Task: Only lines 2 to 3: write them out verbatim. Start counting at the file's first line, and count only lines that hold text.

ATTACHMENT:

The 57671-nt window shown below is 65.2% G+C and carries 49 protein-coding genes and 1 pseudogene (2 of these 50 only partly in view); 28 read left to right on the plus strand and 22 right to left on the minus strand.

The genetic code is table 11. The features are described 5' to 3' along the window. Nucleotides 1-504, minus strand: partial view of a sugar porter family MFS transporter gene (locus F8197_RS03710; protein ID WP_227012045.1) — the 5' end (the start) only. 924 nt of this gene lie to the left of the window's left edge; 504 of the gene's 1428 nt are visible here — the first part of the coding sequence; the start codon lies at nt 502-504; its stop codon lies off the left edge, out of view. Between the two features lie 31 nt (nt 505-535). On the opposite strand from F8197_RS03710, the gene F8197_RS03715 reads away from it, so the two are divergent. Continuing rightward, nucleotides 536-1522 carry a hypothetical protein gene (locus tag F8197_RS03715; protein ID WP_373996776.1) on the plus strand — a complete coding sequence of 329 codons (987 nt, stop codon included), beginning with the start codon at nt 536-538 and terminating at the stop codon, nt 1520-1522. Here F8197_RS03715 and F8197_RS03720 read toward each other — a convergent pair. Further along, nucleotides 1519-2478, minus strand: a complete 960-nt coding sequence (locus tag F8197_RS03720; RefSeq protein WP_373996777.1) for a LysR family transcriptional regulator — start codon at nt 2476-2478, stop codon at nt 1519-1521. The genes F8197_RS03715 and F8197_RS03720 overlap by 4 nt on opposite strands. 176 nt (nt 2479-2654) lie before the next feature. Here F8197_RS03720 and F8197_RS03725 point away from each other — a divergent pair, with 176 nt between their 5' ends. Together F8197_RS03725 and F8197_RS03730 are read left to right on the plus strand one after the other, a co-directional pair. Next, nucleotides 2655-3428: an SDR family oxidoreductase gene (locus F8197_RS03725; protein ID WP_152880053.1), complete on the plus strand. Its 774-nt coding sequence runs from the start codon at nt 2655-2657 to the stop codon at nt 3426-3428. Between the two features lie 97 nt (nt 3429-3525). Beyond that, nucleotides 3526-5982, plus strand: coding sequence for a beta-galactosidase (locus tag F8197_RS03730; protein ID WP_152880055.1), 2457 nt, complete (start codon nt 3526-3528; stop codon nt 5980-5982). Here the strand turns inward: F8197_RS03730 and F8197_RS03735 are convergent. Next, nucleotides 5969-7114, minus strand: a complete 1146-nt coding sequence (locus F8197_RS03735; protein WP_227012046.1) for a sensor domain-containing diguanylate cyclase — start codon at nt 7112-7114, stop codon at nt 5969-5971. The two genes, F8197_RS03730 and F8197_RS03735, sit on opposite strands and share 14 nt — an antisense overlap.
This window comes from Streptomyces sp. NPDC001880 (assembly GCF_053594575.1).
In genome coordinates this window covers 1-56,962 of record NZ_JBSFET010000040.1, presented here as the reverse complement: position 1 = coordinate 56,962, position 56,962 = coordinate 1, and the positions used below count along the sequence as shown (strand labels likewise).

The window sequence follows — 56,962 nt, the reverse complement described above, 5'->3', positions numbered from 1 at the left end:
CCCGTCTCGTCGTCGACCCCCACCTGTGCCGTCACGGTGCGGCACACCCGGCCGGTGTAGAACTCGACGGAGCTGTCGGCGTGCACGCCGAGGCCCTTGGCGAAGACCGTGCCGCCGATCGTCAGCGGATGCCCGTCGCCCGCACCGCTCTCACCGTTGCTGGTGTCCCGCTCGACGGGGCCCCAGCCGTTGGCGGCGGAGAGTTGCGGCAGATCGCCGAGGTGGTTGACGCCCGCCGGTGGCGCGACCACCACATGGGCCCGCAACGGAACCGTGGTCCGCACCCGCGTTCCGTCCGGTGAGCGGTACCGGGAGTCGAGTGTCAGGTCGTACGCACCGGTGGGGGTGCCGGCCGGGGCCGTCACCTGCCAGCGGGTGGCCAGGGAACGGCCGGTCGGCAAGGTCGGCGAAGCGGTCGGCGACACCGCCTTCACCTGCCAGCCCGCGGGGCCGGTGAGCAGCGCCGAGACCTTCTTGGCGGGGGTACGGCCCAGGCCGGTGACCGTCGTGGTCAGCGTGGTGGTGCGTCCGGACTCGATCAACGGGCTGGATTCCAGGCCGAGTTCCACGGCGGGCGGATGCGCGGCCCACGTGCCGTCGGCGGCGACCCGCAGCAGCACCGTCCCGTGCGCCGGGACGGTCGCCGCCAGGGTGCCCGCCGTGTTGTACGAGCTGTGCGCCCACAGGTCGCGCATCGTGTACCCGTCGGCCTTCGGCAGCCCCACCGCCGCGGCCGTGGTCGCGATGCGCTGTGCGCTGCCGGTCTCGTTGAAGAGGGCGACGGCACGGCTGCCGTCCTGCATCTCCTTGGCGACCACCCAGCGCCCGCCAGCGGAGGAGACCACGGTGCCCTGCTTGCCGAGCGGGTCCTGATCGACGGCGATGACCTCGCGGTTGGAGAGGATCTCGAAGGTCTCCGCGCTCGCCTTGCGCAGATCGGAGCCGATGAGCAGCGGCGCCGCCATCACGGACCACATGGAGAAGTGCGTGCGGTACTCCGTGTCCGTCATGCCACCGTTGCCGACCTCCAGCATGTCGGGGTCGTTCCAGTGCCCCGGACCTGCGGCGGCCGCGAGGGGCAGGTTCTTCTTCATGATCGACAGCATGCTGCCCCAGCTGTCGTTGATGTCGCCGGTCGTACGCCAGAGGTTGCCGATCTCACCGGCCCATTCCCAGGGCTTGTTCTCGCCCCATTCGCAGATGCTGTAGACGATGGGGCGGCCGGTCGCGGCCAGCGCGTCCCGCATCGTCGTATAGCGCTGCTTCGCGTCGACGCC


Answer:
The genetic code is table 11. The features are described 5' to 3' along the window. Nucleotides 1-504, minus strand: partial view of a sugar porter family MFS transporter gene (locus F8197_RS03710; protein ID WP_227012045.1) — the 5' end (the start) only. 924 nt of this gene lie to the left of the window's left edge; 504 of the gene's 1428 nt are visible here — the first part of the coding sequence; the start codon lies at nt 502-504; its stop codon lies off the left edge, out of view. Between the two features lie 31 nt (nt 505-535). On the opposite strand from F8197_RS03710, the gene F8197_RS03715 reads away from it, so the two are divergent. Continuing rightward, nucleotides 536-1522 carry a hypothetical protein gene (locus tag F8197_RS03715; protein ID WP_373996776.1) on the plus strand — a complete coding sequence of 329 codons (987 nt, stop codon included), beginning with the start codon at nt 536-538 and terminating at the stop codon, nt 1520-1522. Here F8197_RS03715 and F8197_RS03720 read toward each other — a convergent pair. Further along, nucleotides 1519-2478, minus strand: a complete 960-nt coding sequence (locus tag F8197_RS03720; RefSeq protein WP_373996777.1) for a LysR family transcriptional regulator — start codon at nt 2476-2478, stop codon at nt 1519-1521. The genes F8197_RS03715 and F8197_RS03720 overlap by 4 nt on opposite strands. 176 nt (nt 2479-2654) lie before the next feature. Here F8197_RS03720 and F8197_RS03725 point away from each other — a divergent pair, with 176 nt between their 5' ends. Together F8197_RS03725 and F8197_RS03730 are read left to right on the plus strand one after the other, a co-directional pair. Next, nucleotides 2655-3428: an SDR family oxidoreductase gene (locus F8197_RS03725; protein ID WP_152880053.1), complete on the plus strand. Its 774-nt coding sequence runs from the start codon at nt 2655-2657 to the stop codon at nt 3426-3428. Between the two features lie 97 nt (nt 3429-3525). Beyond that, nucleotides 3526-5982, plus strand: coding sequence for a beta-galactosidase (locus tag F8197_RS03730; protein ID WP_152880055.1), 2457 nt, complete (start codon nt 3526-3528; stop codon nt 5980-5982). Here the strand turns inward: F8197_RS03730 and F8197_RS03735 are convergent. Next, nucleotides 5969-7114, minus strand: a complete 1146-nt coding sequence (locus F8197_RS03735; protein WP_227012046.1) for a sensor domain-containing diguanylate cyclase — start codon at nt 7112-7114, stop codon at nt 5969-5971. The two genes, F8197_RS03730 and F8197_RS03735, sit on opposite strands and share 14 nt — an antisense overlap.
This window comes from Streptomyces sp. NPDC001880 (assembly GCF_053594575.1).